The Police broke up at the heigth of
their succes. That's what we all want to do, no? Fact was
that the members were fed up with the hassle of being
rockstars, touring and most important couldn't stand each
other anymore. So what to do with a lot of money and time
on your hands. Leave for the exotic isle? No way,
in Strange Things Happen drummer
Stewart Copeland takes us on his journey
trough music and life.
Divided into short sections, not in chronological order,
Copeland travels back to Lebanon where he spends much of
his youth as the son of a CIA spy. His father also
happened to be a trumpet player in the Glen Miller band.
Copeland started to play drums early on and knew from the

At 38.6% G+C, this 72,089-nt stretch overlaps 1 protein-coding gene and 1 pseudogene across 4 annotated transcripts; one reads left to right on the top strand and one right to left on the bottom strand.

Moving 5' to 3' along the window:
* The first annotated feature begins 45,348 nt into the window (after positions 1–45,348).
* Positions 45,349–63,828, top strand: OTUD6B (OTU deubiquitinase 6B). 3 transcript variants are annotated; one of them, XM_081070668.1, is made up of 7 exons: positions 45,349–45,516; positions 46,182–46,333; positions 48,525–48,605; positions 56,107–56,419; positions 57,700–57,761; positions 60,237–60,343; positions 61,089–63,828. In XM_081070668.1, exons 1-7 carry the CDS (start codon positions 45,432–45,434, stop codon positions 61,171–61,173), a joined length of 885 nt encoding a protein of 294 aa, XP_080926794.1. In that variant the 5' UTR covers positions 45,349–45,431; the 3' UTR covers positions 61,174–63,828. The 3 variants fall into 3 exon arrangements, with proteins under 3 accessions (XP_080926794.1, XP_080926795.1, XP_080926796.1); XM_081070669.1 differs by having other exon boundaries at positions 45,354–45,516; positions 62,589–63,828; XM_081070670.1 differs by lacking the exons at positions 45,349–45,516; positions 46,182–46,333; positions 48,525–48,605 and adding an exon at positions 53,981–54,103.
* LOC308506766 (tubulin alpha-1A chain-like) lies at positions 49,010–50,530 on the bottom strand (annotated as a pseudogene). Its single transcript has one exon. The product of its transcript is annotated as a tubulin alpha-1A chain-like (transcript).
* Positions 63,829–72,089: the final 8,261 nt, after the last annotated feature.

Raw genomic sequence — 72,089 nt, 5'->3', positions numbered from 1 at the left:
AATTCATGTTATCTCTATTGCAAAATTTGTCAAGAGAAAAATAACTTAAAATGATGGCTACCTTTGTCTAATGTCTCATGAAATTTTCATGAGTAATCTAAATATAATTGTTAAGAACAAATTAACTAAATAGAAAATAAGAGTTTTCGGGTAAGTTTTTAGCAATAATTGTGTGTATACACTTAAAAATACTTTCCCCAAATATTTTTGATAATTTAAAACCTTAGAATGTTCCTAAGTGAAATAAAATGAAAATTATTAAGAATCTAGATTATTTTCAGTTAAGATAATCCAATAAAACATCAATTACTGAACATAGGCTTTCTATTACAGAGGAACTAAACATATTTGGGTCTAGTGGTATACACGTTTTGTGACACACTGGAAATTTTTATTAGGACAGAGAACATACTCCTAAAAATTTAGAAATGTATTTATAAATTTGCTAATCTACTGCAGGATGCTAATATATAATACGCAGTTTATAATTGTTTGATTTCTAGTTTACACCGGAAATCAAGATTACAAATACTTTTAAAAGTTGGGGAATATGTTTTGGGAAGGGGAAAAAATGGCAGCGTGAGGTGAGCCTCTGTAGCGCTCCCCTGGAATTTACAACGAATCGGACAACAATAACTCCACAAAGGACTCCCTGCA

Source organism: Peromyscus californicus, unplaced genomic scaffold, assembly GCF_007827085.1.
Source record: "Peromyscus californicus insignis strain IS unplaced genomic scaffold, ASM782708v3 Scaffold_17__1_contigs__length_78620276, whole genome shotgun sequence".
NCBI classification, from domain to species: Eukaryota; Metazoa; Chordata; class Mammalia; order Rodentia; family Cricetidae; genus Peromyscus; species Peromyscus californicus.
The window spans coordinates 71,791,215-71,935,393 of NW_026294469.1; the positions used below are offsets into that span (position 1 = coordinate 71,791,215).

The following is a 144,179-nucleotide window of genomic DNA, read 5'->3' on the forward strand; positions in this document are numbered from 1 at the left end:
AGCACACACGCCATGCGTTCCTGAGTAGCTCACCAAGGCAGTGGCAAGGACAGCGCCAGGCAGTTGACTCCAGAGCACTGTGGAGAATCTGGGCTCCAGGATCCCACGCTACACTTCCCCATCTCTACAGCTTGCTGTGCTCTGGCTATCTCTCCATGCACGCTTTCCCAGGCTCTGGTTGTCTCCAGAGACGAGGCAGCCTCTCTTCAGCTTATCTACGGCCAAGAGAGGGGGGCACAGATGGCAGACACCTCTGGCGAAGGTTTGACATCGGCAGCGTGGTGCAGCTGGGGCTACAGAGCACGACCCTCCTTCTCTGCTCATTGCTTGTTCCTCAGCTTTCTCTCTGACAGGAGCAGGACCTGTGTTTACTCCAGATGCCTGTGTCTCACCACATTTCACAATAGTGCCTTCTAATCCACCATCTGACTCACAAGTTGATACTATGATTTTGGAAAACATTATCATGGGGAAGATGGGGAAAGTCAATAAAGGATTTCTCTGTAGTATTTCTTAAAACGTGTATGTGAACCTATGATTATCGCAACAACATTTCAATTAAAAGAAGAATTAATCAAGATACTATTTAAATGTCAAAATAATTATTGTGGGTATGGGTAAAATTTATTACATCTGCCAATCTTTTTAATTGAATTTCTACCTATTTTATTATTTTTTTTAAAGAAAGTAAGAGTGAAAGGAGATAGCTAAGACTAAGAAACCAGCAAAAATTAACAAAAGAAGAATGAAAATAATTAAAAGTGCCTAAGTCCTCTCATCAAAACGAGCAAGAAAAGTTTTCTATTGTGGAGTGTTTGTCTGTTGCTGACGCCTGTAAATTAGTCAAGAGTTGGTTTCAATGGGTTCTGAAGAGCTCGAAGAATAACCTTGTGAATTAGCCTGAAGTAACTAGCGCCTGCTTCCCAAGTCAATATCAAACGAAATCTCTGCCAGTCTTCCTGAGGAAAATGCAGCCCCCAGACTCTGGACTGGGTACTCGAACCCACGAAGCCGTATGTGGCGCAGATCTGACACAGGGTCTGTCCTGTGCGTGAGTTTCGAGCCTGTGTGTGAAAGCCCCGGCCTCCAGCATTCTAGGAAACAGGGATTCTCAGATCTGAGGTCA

start that they would be part of his life from then on.
Throughout the book we get first hand insights in the
countless projects and travels he has been involved in.
What about a journey to Africa to jam with Pygmies and
Masai? Next there's his career in film scoring leaving his
kit behind only to pick them up teaming with bass players
Stanley Clarke or Les Claypool. Masters in their own
right. He gets invited to Italy for different projects and
finally catch up with Sumner and Summers to play with his
band of bands. Tensions are running high again.
Strange Things Happen is a fun read by
one of the most influential players on the drums of the
last 50 years. My copy looked liked it was an old book
from the seventies: no great design or fancy paper. But
don't let that scare you. Content rules.